Daily Digest 1/3 - Sound And Fury, Ron Paul Doesn't Like His Chances, Should Oil Investors Be Worried About Iran?
- Sound And Fury
- The Outlook For The U.S. Dollar In 2012 and How To Play A Short-Term Rally
- Investors Hate Uncertainty; 7 Themes For You To Expect In 2012
- Peter Schiff interviews Ann Barnhardt Dec 21, 2011
- Ron Paul Doesn't Like His Chances To Win White House
- Top Ten Myths about the Arab Spring of 2011
- Oil Prices: Should Investors Be Worried About The Iran Situation?
- Storehouses for Solar Energy Can Step In When the Sun Goes Down
Sound And Fury (Ilene)
Shakespeare’s famous quote wasn’t written about the stock market in the year 2011, but it could have been. Hardly reflecting the tensions in the global economy, and volatility in the financial markets, the S&P 500 ended the year virtually unchanged. But the markets were far from dull and lifeless. Without the help of the Federal Reserve’s free money handouts to the Primary Dealers (in the form of Quantitative Easing and later, Operation Twist), and promises to hold interest rates down through 2012, we suspect the stock market would have better reflected the world’s conflicts and the crises du jour.
Several economic factors will weigh far too heavily on the currency for the upward move to continue – although it’s not clear exactly when the short-term surge will lose steam. And investors who understand what’s really driving the U.S. dollar’s value in 2012 can avoid getting burned by the currency’s long-term decline.
The major global macro drivers of the themes I share below are based on two events that tend to be self-reinforcing: 1) debt liquidation, both voluntary and through default, and 2) deflation, based on slowing global demand, rising demand for cash, and debt liquidation.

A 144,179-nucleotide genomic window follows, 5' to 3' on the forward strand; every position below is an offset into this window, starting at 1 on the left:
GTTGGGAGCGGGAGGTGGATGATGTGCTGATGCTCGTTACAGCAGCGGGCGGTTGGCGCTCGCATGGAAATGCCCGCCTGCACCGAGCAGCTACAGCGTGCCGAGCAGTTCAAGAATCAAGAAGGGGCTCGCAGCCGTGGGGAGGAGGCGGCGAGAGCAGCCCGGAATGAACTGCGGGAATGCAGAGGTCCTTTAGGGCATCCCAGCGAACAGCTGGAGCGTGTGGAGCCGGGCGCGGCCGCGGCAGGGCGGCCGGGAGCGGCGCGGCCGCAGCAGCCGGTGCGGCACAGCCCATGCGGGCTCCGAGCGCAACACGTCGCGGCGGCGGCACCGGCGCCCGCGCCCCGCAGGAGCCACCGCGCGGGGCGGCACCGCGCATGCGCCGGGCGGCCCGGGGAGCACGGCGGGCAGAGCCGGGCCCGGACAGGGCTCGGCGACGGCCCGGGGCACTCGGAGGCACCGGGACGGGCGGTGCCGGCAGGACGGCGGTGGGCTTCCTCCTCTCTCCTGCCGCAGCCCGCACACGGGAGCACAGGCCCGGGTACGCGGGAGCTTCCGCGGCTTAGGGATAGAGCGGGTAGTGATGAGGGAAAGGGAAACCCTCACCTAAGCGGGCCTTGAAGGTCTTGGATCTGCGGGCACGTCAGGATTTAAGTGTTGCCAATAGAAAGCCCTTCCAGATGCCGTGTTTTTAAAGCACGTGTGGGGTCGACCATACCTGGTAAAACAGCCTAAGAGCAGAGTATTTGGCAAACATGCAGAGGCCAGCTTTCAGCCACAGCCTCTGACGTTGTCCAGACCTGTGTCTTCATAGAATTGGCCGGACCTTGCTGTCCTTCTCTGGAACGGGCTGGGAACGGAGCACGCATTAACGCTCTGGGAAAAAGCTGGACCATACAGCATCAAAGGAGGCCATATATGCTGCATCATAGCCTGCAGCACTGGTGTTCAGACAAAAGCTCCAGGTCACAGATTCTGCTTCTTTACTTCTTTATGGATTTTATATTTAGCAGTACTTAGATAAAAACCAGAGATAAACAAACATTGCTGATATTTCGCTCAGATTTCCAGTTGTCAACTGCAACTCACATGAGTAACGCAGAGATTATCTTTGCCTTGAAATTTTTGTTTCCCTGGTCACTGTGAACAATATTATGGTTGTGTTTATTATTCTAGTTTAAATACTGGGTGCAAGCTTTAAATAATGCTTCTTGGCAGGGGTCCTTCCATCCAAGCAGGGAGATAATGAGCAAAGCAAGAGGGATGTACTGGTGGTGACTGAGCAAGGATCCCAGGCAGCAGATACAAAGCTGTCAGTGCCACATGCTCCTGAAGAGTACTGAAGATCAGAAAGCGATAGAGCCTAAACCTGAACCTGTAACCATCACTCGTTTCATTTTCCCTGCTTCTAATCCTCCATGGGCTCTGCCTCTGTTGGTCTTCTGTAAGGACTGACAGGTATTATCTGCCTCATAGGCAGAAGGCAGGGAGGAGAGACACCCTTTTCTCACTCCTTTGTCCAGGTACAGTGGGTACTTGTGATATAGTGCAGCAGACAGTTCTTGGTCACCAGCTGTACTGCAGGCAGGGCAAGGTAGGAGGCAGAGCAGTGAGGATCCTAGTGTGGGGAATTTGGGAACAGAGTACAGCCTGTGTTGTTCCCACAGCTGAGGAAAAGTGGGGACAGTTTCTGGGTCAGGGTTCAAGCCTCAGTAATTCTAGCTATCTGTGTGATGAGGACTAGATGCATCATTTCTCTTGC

Farmers and ranchers have had their operating capital stolen by JP Morgan. Former CEO of Barnhardt Capital Management, Ann Barnhardt shut her firm down in the wake of MF Global's collapse to protect her customers. She calls for a general strike against the financial markets. Ouch!
"I don't deceive myself," Paul continued. "You know what the odds are. The odds have been slim."
Muslim radicalism benefited from the revolutions in the Arab world. So far, at least, the beneficiaries of the upheavals have been both secular, left-leaning dissidents and Muslim religious parties. Neither is violent. In Tunisia, the new president, Moncef Marzouki, is a staunch secularist. The al-Nahda (Ennahda) religious party got about 40 percent of the seats in parliament. But neither sort of movement is radical or violent. Likewise, the Muslim Brotherhood in Egypt is now peaceful and talks moderately, and is attacked for it by the radicals such as Ayman al-Zawahiri. Muslim radicals have not been able to take advantage of these largely peaceful movements in the way they could of George W. Bush’s invasion and occupation of Iraq, which really did fuel the spread of violent extremism. Nobel Peace Prize winner Tawakkol Karman of Yemen argues that if democracy can be achieved in the Arab world, it will finish off violent extremism, which only flourishes under dictatorship.
“The present United Nations, U.S. and EU sanctions have already had a significant toll,” said Moors. “They have effectively prevented Iranian access to main international banking networks. Iran now has to use inefficient exchange mechanisms.”
Two California companies are planning to deploy the storage technology: SolarReserve, which is building a plant in the Nevada desert scheduled to start up next year, and BrightSource, which plans three plants in California that would begin operating in 2016 and 2017. Together, the four projects will be capable of powering tens of thousand of households throughout a summer evening.
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